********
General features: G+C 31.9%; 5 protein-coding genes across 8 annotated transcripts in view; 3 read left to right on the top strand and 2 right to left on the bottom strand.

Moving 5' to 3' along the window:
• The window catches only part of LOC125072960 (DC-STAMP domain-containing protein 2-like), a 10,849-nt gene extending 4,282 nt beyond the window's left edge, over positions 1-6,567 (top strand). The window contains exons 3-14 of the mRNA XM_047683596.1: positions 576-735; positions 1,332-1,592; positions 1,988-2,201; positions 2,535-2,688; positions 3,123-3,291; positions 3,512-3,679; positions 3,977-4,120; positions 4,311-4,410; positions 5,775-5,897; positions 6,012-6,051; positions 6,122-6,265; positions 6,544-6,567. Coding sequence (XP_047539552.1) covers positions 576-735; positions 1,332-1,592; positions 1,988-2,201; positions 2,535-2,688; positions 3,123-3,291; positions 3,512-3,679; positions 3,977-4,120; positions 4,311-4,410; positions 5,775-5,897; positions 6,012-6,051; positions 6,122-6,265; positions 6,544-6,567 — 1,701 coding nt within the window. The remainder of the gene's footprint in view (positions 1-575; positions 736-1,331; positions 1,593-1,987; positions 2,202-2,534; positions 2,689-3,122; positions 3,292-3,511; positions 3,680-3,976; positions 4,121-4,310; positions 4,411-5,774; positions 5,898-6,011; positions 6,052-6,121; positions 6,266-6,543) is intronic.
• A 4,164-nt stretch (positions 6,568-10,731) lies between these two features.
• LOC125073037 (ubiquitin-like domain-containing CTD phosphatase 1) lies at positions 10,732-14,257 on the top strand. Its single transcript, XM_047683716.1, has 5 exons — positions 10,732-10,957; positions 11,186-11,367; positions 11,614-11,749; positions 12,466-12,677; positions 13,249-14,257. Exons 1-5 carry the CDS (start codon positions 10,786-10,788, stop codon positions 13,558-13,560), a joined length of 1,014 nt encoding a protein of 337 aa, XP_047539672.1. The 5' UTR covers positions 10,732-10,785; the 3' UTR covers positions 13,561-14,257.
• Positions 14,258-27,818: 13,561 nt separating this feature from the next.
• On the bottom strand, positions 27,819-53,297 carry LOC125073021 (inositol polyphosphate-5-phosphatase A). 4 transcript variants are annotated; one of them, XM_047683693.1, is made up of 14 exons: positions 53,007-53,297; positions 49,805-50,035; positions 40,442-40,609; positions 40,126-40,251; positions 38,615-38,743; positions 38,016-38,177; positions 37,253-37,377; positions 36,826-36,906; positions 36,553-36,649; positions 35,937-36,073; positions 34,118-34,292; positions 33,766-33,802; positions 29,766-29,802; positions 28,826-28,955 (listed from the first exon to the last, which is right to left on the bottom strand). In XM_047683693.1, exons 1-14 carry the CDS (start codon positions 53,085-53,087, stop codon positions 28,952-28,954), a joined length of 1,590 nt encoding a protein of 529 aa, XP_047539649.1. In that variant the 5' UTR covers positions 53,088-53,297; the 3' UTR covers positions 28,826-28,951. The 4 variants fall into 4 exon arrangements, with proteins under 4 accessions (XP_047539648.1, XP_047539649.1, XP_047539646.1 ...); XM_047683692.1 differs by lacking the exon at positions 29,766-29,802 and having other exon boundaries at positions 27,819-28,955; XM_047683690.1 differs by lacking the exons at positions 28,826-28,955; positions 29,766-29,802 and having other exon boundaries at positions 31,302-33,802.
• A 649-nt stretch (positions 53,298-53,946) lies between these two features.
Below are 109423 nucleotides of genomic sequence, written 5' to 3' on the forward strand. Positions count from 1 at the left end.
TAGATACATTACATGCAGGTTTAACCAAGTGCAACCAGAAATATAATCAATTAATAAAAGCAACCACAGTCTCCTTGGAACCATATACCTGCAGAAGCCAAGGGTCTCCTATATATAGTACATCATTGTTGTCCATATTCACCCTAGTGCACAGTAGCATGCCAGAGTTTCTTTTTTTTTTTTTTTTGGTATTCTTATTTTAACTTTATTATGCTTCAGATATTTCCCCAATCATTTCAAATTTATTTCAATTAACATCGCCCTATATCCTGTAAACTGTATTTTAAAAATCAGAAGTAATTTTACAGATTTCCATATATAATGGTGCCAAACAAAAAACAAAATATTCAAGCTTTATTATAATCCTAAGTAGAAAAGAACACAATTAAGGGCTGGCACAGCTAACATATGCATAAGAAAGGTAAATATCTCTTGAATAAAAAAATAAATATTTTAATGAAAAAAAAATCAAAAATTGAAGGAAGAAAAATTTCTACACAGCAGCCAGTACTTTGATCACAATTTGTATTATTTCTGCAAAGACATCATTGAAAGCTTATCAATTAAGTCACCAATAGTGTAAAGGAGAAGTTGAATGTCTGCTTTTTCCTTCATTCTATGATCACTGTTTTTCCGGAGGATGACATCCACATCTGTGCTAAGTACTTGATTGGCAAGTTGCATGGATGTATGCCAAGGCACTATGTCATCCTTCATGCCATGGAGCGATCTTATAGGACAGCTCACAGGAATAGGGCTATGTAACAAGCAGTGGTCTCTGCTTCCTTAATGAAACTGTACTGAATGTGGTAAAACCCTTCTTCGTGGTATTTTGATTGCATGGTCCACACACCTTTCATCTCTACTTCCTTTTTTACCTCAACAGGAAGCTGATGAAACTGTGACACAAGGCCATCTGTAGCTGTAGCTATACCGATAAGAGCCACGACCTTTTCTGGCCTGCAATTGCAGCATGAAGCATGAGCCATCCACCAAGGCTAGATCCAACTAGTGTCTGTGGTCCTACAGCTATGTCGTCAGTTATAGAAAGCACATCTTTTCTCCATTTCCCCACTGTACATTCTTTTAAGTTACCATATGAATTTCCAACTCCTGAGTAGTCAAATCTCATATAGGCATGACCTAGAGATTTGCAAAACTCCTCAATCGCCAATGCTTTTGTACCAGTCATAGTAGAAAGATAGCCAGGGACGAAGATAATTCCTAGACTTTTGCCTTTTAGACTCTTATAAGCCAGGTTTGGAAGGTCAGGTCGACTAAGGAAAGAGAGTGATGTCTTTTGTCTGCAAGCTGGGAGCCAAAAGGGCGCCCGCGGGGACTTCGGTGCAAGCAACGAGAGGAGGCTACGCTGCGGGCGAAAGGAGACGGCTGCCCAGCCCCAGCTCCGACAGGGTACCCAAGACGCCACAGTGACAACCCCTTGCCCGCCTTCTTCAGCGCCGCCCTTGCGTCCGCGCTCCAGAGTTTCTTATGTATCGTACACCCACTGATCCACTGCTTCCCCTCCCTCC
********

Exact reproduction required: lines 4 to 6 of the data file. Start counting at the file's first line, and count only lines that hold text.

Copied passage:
• A 4,164-nt stretch (positions 6,568-10,731) lies between these two features.
• LOC125073037 (ubiquitin-like domain-containing CTD phosphatase 1) lies at positions 10,732-14,257 on the top strand. Its single transcript, XM_047683716.1, has 5 exons — positions 10,732-10,957; positions 11,186-11,367; positions 11,614-11,749; positions 12,466-12,677; positions 13,249-14,257. Exons 1-5 carry the CDS (start codon positions 10,786-10,788, stop codon positions 13,558-13,560), a joined length of 1,014 nt encoding a protein of 337 aa, XP_047539672.1. The 5' UTR covers positions 10,732-10,785; the 3' UTR covers positions 13,561-14,257.
• Positions 14,258-27,818: 13,561 nt separating this feature from the next.